Insect Control - I only use pesticides when there are insects present. (Always follow direction on the product label before mixing or applying insecticides). Most insects can be controlled with pesticides, however, certain insects such as spider mites will require a miticide. If you have identified spider mites they will need to be sprayed in stages The first treatment will kill the adults, and the second kills the hatchlings. For a general insecticide I use Orthene but for spider mites I use Avid along with a modifying biochemical (sex attractant pheromone), called Stirrup-M. I also add a product called Indicate to my water to create the optimal pH 6.0 – 6.5 in your water along with a sticker to help it adhere to the leaves better. Malathion and Liquid Sevin (Carbyrl) is a cheaper product that may also be used for mites and various other insects and is available at the nursery. I use Merit for Japanese beetles; it is one of the best. Liquid Sevin also works well for Japanese Beetles. For best results in controlling these pesty beetles you must coat the top and bottom of the leaves. For those who want to use an environmentally safe insecticide for insect control, Safer Insecticidal Soap is a good alternative and also available at the nursery.

Pruning - When winter has arrived, and after we have had a few hard freezes (28 degrees or so), cut back long canes that extend beyond the rest of the bush to make the plant even. Then tie twine around the remaining canes to hold the plant gently together. (Do not cut the bush back completely at this time. Late February or early March is the best time to do the heavy pruning. Clean the ground of all leaves and cover the bud union with compost or mulch, to help it through the winter. When the plant goes dormant, usually around mid-December, spray your roses with a dormant rose spray. I spray with Volck Oil and Lime Sulfur dormant disease spray. It should be sprayed on the ground under and around the rose bush as well. A second spray of Volck Oil and Lime Sulfur in late January or early February can be of great benefit in controlling such insects as scale, and some of the fungi that plague roses. Then, in early spring, when the new growth begins to emerge, it is time to prune your roses. The first step in pruning any type of rose is to remove any dead, damaged, diseased, or weak and thin canes, cutting them off flush with the bud union. Remove any canes that are growing into the middle of the bush or are crossing one another. Always prune to an out-ward facing bud so that canes do not grow into the center of the plant. The ideal angle is 45-degrees, slanted parallel to the direction of the bud growth. Below are instructions for pruning many types of bush-form roses.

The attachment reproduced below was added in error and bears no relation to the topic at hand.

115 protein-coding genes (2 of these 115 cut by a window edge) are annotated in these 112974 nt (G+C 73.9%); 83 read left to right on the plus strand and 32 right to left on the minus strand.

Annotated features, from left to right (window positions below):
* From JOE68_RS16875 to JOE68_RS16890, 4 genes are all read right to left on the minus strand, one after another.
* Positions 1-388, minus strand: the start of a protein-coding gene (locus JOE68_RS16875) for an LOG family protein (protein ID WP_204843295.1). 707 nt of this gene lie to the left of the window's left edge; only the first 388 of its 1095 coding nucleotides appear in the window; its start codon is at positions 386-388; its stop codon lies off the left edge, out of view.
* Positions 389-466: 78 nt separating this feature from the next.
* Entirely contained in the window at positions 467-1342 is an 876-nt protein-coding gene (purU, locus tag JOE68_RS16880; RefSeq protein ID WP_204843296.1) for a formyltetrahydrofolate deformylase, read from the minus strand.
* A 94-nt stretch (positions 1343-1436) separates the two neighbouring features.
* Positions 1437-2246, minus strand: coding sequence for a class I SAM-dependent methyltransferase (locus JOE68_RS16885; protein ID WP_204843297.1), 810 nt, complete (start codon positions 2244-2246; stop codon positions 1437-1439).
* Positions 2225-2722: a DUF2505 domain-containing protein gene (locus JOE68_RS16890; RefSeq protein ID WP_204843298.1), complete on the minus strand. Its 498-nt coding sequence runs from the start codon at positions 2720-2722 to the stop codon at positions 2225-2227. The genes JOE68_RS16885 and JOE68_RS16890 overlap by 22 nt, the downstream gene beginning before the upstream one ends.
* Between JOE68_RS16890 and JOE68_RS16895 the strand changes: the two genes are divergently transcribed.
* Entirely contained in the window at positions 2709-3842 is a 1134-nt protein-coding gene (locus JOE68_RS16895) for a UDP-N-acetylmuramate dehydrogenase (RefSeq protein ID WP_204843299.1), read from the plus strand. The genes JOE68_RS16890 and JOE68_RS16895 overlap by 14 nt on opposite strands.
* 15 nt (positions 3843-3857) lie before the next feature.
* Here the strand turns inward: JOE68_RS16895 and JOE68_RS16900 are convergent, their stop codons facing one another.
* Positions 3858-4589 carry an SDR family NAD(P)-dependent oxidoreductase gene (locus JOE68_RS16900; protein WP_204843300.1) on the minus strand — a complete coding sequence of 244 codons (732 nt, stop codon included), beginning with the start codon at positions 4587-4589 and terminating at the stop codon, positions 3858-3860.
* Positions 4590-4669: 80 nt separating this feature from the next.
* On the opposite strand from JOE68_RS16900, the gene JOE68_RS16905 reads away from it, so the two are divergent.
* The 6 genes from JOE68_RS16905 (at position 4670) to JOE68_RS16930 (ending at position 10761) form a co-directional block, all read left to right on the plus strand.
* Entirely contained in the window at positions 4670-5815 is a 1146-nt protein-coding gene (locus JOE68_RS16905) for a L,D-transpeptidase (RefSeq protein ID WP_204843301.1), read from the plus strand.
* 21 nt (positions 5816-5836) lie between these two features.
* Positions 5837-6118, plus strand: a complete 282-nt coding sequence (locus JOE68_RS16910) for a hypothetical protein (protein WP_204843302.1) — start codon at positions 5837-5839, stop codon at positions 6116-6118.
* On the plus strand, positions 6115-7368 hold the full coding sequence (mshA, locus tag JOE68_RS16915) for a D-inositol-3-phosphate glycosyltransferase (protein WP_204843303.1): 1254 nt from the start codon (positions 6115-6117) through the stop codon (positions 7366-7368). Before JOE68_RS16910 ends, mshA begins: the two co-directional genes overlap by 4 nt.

Click Here for step-by-step instructions for pruning roses

Pruning Hybrid Tea Roses During the Bloom Season - During the bloom season it is only necessary to prune away faded or finished blooms. Simply trace from the spent bloom down the stem until you come to the first five-leaf branch. Once you have located the first five leaf branch make your cut about a half inch or so above the bud that is nestled at the base of the five-leaf branch as shown in the diagram below. Do not cut too close to the bud or at too sharp of an angle.


Mulching - Mulch is a layer of natural material that is placed atop the soil to blanket the root sytems from the cold temperatures during the winter months. It can be pine needles, wheat straw, or wood mulch. Applying mulch also helps to keep the ground moist and weeds to a minimum.

Rose Varieties

Hybrid Tea - The hybrid tea roses are the best, and most popular for cut flowers. Most produce fully double flowersatop tall single stems, but an occasional double or cluster. Below are a few of the hybrid tea varieties.

Barbara Bush
Ingrid Bergman
John F. Kennedy
Midas Touch
Double Delight
First Prize